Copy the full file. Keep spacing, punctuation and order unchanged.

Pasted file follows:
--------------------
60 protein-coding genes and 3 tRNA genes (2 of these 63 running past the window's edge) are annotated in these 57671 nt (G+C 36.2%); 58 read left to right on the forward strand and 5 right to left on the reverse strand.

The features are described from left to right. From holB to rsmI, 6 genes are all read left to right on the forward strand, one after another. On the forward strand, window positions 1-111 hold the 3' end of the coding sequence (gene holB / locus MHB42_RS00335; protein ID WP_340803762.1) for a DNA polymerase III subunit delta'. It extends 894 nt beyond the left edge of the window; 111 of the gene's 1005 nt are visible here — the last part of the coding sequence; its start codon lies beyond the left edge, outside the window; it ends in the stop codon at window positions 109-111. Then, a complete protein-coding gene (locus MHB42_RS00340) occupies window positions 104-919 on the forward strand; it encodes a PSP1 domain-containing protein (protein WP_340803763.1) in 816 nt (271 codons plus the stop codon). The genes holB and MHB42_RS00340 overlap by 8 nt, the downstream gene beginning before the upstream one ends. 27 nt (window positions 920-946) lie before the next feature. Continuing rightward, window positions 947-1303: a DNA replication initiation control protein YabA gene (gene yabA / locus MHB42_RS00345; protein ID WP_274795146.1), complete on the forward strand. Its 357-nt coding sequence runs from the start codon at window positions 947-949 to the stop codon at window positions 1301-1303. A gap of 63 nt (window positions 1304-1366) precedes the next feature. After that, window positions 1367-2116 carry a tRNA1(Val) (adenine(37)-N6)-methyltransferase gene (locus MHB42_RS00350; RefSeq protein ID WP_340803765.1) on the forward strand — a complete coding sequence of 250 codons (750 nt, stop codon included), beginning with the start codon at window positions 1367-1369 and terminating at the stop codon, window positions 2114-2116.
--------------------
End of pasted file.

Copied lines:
60 protein-coding genes and 3 tRNA genes (2 of these 63 running past the window's edge) are annotated in these 57671 nt (G+C 36.2%); 58 read left to right on the forward strand and 5 right to left on the reverse strand.

The features are described from left to right. From holB to rsmI, 6 genes are all read left to right on the forward strand, one after another. On the forward strand, window positions 1-111 hold the 3' end of the coding sequence (gene holB / locus MHB42_RS00335; protein ID WP_340803762.1) for a DNA polymerase III subunit delta'. It extends 894 nt beyond the left edge of the window; 111 of the gene's 1005 nt are visible here — the last part of the coding sequence; its start codon lies beyond the left edge, outside the window; it ends in the stop codon at window positions 109-111. Then, a complete protein-coding gene (locus MHB42_RS00340) occupies window positions 104-919 on the forward strand; it encodes a PSP1 domain-containing protein (protein WP_340803763.1) in 816 nt (271 codons plus the stop codon). The genes holB and MHB42_RS00340 overlap by 8 nt, the downstream gene beginning before the upstream one ends. 27 nt (window positions 920-946) lie before the next feature. Continuing rightward, window positions 947-1303: a DNA replication initiation control protein YabA gene (gene yabA / locus MHB42_RS00345; protein ID WP_274795146.1), complete on the forward strand. Its 357-nt coding sequence runs from the start codon at window positions 947-949 to the stop codon at window positions 1301-1303. A gap of 63 nt (window positions 1304-1366) precedes the next feature. After that, window positions 1367-2116 carry a tRNA1(Val) (adenine(37)-N6)-methyltransferase gene (locus MHB42_RS00350; RefSeq protein ID WP_340803765.1) on the forward strand — a complete coding sequence of 250 codons (750 nt, stop codon included), beginning with the start codon at window positions 1367-1369 and terminating at the stop codon, window positions 2114-2116.